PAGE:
Campus Art Tour

 

Explore the Arts


The public art on the campus of Colorado State University-Pueblo cuts across the spectrum of the visual arts. Publicly accessible art ranges from the naturalistic to the geometric and from the playful to the more seriously minded. No matter what motivated the creation of these works, each one is evocative of the history of the institution and its aspirations.

Some of the more naturalistic campus sculptures recall the visual traditions of Western culture. In these instances, information is literally rendered for the viewer to immediately relate to and appreciate (see 6 and 9). For example, beside the music building, a young girl plays her violin (10). Similarly, closer to the center of campus, a sculptor presents two students exchanging greetings as they make their way to class (2). The Thunder Wolf—the iconic mascot of CSU-Pueblo—dominates a knoll (3) and at another location howls its presence to passersby.

But there are other creative statements made with less naturalistic images and constructions that depend upon the interplay of color, texture, and form to express equally compelling messages. On the east side of campus leading to the sports complex is the visually arresting “Passage” (1). These gate-like forms guide visitors using regularly shaped steel with naturally oxidized surfaces, providing a man-made yet seemingly natural counterpart to the surrounding landscaping.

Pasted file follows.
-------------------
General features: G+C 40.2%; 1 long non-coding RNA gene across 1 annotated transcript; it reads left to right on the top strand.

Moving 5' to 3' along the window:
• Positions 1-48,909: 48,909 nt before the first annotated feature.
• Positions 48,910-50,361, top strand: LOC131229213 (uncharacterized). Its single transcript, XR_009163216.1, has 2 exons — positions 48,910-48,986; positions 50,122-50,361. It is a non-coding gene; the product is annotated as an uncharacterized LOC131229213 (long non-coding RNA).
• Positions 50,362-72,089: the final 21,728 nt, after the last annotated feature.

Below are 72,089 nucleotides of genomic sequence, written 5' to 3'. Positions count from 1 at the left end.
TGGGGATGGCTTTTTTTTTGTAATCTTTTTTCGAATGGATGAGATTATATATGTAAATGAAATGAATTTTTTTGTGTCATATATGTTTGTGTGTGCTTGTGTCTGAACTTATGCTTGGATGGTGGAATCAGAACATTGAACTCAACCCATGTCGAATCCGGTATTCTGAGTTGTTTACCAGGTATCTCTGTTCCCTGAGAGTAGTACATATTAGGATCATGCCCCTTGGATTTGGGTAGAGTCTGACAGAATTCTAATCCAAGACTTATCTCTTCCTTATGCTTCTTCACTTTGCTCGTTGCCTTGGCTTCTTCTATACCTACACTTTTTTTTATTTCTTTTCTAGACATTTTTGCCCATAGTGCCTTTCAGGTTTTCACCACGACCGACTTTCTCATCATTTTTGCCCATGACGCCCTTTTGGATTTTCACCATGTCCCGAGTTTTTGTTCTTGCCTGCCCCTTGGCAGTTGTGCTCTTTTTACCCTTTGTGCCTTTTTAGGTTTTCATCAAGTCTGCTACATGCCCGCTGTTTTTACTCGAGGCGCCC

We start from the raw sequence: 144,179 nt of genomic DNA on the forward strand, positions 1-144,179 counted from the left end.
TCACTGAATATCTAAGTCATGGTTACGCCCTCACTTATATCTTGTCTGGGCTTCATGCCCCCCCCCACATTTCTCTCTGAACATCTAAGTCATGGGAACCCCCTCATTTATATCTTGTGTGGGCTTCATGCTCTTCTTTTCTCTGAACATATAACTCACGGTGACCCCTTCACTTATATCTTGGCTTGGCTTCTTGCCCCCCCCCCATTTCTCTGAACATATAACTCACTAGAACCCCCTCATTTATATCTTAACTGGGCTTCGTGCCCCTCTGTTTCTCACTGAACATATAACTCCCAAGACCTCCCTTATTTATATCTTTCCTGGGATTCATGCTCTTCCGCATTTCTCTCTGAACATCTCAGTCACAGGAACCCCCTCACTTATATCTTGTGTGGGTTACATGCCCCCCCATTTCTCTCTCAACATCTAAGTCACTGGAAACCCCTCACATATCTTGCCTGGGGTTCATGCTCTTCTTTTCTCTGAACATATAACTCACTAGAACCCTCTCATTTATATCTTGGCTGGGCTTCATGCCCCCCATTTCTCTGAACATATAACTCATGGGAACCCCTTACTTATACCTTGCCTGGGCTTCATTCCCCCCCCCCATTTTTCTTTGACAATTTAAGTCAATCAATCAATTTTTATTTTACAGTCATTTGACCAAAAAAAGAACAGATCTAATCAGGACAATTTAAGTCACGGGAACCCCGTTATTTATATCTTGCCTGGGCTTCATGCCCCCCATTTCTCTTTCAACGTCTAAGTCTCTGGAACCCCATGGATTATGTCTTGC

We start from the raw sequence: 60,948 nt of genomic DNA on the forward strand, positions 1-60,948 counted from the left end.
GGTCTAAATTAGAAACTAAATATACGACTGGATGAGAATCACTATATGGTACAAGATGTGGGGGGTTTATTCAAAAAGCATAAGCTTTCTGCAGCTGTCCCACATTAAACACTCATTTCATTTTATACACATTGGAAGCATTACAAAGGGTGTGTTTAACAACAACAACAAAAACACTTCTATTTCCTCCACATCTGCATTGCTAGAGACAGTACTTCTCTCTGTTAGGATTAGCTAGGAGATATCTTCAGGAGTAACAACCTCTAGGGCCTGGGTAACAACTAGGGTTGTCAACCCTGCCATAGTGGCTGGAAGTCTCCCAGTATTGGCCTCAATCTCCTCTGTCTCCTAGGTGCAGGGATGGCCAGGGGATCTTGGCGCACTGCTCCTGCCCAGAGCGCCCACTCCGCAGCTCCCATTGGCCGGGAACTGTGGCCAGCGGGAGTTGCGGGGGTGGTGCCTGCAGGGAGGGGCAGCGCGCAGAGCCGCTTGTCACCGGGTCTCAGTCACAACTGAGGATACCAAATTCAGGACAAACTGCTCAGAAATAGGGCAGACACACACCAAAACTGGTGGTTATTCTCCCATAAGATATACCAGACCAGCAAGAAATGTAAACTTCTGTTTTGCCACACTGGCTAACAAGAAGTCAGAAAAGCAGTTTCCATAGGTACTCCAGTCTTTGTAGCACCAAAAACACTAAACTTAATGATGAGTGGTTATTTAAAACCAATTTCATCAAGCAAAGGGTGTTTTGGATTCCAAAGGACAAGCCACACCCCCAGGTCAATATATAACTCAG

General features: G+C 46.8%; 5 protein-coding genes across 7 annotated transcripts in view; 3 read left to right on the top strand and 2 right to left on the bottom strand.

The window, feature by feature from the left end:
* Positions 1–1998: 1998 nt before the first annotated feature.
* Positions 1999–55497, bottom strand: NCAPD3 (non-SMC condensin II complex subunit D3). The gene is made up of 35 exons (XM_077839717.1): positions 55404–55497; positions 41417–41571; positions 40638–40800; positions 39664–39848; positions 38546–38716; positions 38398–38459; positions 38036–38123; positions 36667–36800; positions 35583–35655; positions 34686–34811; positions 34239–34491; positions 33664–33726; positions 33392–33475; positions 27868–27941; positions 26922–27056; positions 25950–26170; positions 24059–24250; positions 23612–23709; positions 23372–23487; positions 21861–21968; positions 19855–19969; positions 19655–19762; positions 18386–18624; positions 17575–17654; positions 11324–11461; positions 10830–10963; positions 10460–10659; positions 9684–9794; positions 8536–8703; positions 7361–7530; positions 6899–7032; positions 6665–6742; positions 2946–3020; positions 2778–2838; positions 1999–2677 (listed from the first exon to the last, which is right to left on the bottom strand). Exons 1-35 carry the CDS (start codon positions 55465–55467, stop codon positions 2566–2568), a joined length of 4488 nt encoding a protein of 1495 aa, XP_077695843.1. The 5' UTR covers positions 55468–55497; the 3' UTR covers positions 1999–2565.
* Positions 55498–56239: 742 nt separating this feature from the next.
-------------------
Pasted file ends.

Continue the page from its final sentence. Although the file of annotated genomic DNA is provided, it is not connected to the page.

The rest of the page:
When visiting, allow yourself to look beyond the immediate work of art. Consider the environment in which it rests as you contemplate the way in which an artist has assembled various materials to convey an idea, whether that idea be school spirit (the wolves); school activities (the musician or the student couple) or simple humor (the oversized “paper” airplane beside the art building).

Visitors also might consider how these artists used traditional and non-traditional materials and how these contribute to our appreciation of the work. For example, examine 4, 5, 6, 7 and 8.

The CSU-Pueblo campus art highlights the possibilities of many different sculptural ideas and materials while showcasing the creative spirit.


Art Walk Brochure






1. “Passage,” by Ken Bernstein, 2008.


2. “Poised for the Future,” by Fred Darpino, 1996, donated by Anthony T. and Theresa H. Capps Capozzolo in memory of Nicola and Nunziata (Salomone) Capozzola.








3. “The Wolf Statue,” by Brenda Daniher, 2004.




4. “Untitled,” by Carl Reed, 1981.









5. “Marvelous Reality,” by Patricia R. Musick and Jay Bonner, 2001-2003 (chemistry theme).
 


6. “Marvelous Reality,” by Patricia R. Musick and Jay Bonner, 2001-2003 (life science theme).




7. “Phase Pathway: H2O,” by Laura Audrey, 2000.







8. ​“Untitled,” by Steve Ranes, 1984, commissioned by the Kelly-Ducy Foundation.






9. “Three-Fold Education,”by Phillip Vallejo, 1988, Sculpture on Campus Project, commissioned by the Kelly-Ducy Foundation.



10. “The Violinist”, by Fred Darpino, 1996, donated by Anthony T. and Theresa H. Capps Capozzolo in memory of Nicola and Nunziata (Salomone) Capozzola.